In Colombia, the coffee you're most likely to come across is tinto. Loosely translated as "inky water," it's a thick, bitter drink made from beans that aren't good enough to export. On the country's coffee farms, they literally call them second class.
Tinto tastes like a concentrated cup of instant, and you can buy it from street vendors for pennies. Your average Colombian makes tinto at home every day using a traditional jug and cloth filter, and usually loads it with sugar and milk to mask the bitterness.
Colombia produces some of the best coffee in the world but the vast majority of it is exported, which is why locals have to make do with third-rate beans for their daily tinto. Only very recently have Colombians started to keep their high quality homegrown beans for themselves, meaning the country's coffee culture is surprisingly young.
One of the guys leading the charge is Diego Fernando Campos. He's the country's top barista, having won national championships in 2014 and 2016. But the 26-year-old Colombian didn't even drink coffee until a few years ago.
"In my home town, we just drank hot chocolate or agua panela, which is sugar cane with water," he tells me. "Colombians produce the best coffee in the world, but we don't drink the best coffee. We drink commercial ones. No one understands what it means to drink a special [artisan] coffee, and they don't understand why they have to pay more for it.
Campos works at Amor Perfecto, a coffee house in a residential suburb of Colombia's capital, Bogotá. He sees it as part of his job to inform his countrymen about high quality specialty coffee. Not only does he talk his customers through how he makes their orders, but he starts right at the beginning: with where and how the coffee is grown, processed, and roasted.
Punters at Amor Perfecto can select their beans, deciding everything from the acidity levels and fermentation period, the altitude and estate where it was grown—even the name of the farmer. I choose pink Bourbon (a rare variety of Arabica beans that ripen to be pink) grown by Edgar Motta in Huila, a coffee department in the south of the country.
"If we want to keep the good stuff in the country, we need to start drinking more of that good stuff," Campos says as he carefully weighs out 21 grams of finely ground beans. "As Colombians, we need to feel proud about the coffee [we export], and also drink that coffee."
Campos dampens a filter and places it, along with the coffee, in an AeroPress, The resulting cup has delicate floral and chamomile notes, balanced with a sharp sourness.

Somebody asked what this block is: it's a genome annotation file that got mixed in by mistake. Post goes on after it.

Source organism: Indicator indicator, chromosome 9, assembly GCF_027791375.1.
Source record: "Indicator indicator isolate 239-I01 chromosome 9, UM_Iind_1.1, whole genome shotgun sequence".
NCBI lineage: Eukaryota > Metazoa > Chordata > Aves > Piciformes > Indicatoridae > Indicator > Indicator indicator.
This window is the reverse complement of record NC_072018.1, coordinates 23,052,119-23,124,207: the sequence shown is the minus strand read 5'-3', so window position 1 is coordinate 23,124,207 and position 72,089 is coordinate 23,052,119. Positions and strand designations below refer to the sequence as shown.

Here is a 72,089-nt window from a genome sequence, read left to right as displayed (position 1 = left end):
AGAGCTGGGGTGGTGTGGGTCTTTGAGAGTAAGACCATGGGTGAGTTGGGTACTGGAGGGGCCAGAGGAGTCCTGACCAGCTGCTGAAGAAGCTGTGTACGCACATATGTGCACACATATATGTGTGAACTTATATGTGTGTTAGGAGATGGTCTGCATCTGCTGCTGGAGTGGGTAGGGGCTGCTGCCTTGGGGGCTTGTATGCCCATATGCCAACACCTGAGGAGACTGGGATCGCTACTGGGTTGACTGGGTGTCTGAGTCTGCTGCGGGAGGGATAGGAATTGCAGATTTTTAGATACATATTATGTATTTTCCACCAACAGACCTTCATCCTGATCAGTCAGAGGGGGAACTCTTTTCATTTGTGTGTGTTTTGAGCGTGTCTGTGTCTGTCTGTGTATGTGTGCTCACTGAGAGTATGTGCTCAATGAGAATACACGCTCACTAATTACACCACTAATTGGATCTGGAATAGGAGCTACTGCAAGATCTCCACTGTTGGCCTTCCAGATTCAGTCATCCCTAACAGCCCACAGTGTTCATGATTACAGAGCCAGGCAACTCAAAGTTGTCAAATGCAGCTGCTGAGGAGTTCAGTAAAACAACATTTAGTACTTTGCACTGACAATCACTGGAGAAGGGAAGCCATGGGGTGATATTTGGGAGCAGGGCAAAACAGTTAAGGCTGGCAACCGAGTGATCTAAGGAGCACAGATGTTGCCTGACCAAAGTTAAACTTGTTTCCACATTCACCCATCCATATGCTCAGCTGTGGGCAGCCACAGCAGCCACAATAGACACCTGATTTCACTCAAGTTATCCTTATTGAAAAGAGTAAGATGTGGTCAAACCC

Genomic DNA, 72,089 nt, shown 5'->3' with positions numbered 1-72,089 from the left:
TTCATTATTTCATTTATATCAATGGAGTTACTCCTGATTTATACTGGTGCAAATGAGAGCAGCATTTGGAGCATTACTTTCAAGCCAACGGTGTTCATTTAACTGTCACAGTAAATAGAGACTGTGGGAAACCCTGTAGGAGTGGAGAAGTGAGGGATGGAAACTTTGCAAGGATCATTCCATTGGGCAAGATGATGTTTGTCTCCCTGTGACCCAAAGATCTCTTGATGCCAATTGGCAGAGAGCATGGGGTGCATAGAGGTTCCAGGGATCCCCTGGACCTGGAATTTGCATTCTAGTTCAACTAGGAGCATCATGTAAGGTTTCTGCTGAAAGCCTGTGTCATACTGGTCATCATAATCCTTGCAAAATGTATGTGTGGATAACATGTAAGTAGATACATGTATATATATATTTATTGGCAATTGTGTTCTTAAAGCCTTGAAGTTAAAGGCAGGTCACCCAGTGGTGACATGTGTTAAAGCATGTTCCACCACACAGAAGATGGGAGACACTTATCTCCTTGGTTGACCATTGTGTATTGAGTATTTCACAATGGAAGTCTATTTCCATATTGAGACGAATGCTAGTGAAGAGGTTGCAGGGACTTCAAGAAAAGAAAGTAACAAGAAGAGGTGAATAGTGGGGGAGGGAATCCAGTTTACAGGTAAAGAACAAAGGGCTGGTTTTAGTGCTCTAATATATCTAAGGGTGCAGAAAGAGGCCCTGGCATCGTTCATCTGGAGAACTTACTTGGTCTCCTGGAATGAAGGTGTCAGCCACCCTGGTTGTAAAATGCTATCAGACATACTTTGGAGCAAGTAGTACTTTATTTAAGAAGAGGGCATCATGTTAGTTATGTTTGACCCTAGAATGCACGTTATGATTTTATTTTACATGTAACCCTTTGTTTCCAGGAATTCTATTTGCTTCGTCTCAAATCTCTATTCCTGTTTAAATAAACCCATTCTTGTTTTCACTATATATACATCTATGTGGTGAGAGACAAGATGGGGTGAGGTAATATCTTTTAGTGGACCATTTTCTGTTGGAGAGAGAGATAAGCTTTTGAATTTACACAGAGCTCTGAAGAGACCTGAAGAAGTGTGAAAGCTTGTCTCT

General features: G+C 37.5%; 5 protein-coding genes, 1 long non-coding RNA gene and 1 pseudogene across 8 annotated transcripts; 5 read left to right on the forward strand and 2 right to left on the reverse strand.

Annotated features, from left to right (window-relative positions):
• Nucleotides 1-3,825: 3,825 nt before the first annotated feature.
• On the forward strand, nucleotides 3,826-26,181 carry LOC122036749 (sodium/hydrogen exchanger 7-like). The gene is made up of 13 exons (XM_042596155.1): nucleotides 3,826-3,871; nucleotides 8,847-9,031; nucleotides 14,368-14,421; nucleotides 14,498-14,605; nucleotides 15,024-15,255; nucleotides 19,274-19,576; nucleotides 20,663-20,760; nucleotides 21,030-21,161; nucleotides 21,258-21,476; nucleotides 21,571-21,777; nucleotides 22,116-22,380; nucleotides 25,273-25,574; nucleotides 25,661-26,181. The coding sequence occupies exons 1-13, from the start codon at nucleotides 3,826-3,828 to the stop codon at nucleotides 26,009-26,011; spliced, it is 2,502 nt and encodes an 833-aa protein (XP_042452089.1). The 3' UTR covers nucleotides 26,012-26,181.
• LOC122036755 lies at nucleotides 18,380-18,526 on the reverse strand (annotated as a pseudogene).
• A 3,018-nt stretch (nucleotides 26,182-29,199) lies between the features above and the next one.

With every bag of coffee that Amor Perfecto buys in, the team goes through a meticulous process of deciding exactly how it's roasted. Each variety is precisely roasted to extract the best flavour—usually that's light or medium, explains Campos.
"The flavour profile comes from the coffee tree, so that depends on the altitude, rain, sun—the whole environment. For us it's important to understand the whole process: when it was harvested, how it was milled."
Next we taste a Caturra variety of coffee, produced by Noralba Gómez, promising maple syrup, cinnamon, and green grape flavours. Campos places the coffee in a glass syphon, and slowly pours over filtered water at exactly 92 degrees Celsius.
Campos even talks punters through how to taste the coffee, detecting the acidity and sourness and whether the balance is right.
"When it's cold it's much better," he says, "smoother, sweeter and with more body."
"Colombian coffee is known around the world because of its acidity because it's bright, clean and mostly citrusy—lemon, orange, grapefruit."
Campos believes what sets the country apart as a producer is its micro-climates.
"We have many different coffee departments which produce different qualities and flavour profiles because of their different weather conditions," he explains. "For me, it's like having different countries inside of Colombia."
Coffee from the Sierra Nevada de Santa Marta mountain range in the north east of Columbia, for instance, has a chocolatey aftertaste because of the high altitude. The volcanic soil of Nariño in the west meanwhile makes the coffee taste like black currants, with a medium-high acidity.
"As a barista, I think it's my job to make them to encourage Colombians to drink home-grown coffee," Campos says as he prepares a silky cappuccino for a punter. This time it's beans produced by farmer Elix Mario Cariosama in Nariño. The tide is slowly changing, he believes, particularly among the younger students that frequent Amor Perfecto and other coffee shops like it.
"But it will take some time. That's why we try to explain the coffees, the process. We try to give them a better idea what coffee means. We need more people talking about coffee."